Finding a Teacher

"Finding" a Teacher
by Tess Hughes

                     
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Swami Satchidananda The use of the word "finding" suggests some kind of active search or determination by the spiritual seeker. The spiritual seeker is always making this determination from an egoic stand. The seeker has some qualities in mind by which they will assess or select their teacher. Very often the qualities include such things as: enlightened (claims), articulate, loving, charismatic, available, dresses according to some style or standard that is acceptable to the seeker, has a good reputation, belongs to a certain tradition or is rejected because they belong to a specific tradition. Often I hear seekers say they feel drawn to a teacher because they like them.

Seekers look to satisfy some desire such as: the need for belonging, to be part of a group, or to be acknowledged, to have loving or unusual experiences, to have a methodology which alleviates us of the responsibility of doing things for our selves, and so on. The problem here is that the seeker, not yet having identified the core value of a spiritual teacher is applying wrong values. You don't have to like your teacher to learn from them. You do however need to value what you are being taught and to respect the way in which it is being unfolded for you. If you do not have this respect for the teaching and how it is being taught, you won't get it because you'll be full of resistance. Of course, you'll justify all those resistances with rational explanations of all that is wrong with the teacher or the group or the activities that are recommended for you.

In other words teachers are often sought for qualities other than the one thing they can offer, which is guiding us home to our own true nature. Because the spiritual seeker is not sure of what they are looking for, they judge spiritual teachers by the same criteria they judge any other kind of teacher.

Seekers usually compare teachers based on rational and emotional attributes. We say things such as: I like her, he's too intellectual for me, he's long-winded or I don't like her accent. We dismiss possible teachers on the basis of some secondary quality. We reject them because they haven't been served up on a silver platter of our particular liking. It hasn't struck us that we might need to adjust something in ourselves in order to be able to hear them. Ego doesn't like adjusting itself.

But, the spiritual teacher is of another ilk altogether. A true spiritual teacher has only one thing in mind in regard to you. They want to turn you in on yourself. Having come to the end of this journey of inward turning, and having been transformed internally by the climax of that journey, they want to help you facilitate this climax in yourself. They do this by sharing what worked for them in the hope that this sharing helps you, encourages you, and sustains you through the difficult parts. This happens through the same personality they had prior to self-realisation and it may or may not be a good teacher personality. But, the personality is secondary to what is being taught by it. This is an important distinction. They also know where the journey leads and can see the many ways seekers go off track. They can encourage you back on track because they recognise the detours.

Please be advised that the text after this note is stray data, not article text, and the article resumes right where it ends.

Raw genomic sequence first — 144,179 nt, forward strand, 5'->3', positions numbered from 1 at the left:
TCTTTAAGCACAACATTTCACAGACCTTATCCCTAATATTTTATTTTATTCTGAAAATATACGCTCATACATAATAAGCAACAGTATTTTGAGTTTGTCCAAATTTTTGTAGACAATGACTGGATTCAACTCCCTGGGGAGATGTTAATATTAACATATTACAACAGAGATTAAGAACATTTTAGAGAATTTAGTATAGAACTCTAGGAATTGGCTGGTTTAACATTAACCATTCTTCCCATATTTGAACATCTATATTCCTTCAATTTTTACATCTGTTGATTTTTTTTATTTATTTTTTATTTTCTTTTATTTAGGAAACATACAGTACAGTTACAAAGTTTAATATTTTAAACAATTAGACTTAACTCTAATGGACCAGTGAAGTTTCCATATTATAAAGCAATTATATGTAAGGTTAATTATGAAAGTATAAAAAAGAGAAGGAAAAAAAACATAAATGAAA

Now, back to the point I started out with, that of "finding" a teacher. One teaching that is common to all the great teachings of The Perennial Way is articulated in some of the following ways: You are not the Doer, Not my will but Thy will be done, our desires are the problem, the false self (ego) is the problem, Surrender to what is, etc. If you are a serious spiritual seeker you have already come across some version of this idea. Having come across it and being willing to do it are two different things. What this teaching is saying in its various forms is that we are not in charge of our own destiny, or spiritual unfolding. Trying to control how our spiritual evolution plays out is detrimental to it. It's an oxymoron! Trying to choose a teacher that suits us is beyond our ability because what is trying to choose the teacher is the problem. From an egoic perspective we do not know what is best for our spiritual evolution.

A surrendering attitude of accepting the teacher presented to us by life and making the necessary adjustment to hear them is what is necessary. This is, you may say, a circular argument, that you need to surrender before you find the right teacher for you. I could put this another way: that not until you have surrendered to some extent are you likely to accept what is presented to you. You are not likely to recognise your teacher, being blinded by your own desires or ideas and the opinions of others. I boldened the "your" because I want to emphasise the point that what or who works for one may not work for someone else. It's not a "being part of the crowd" thing. Each one's spiritual path is unique to them. It's important to have an appreciation that spiritual seeking will take you in directions you could not have anticipated and by means that you could not determine beforehand.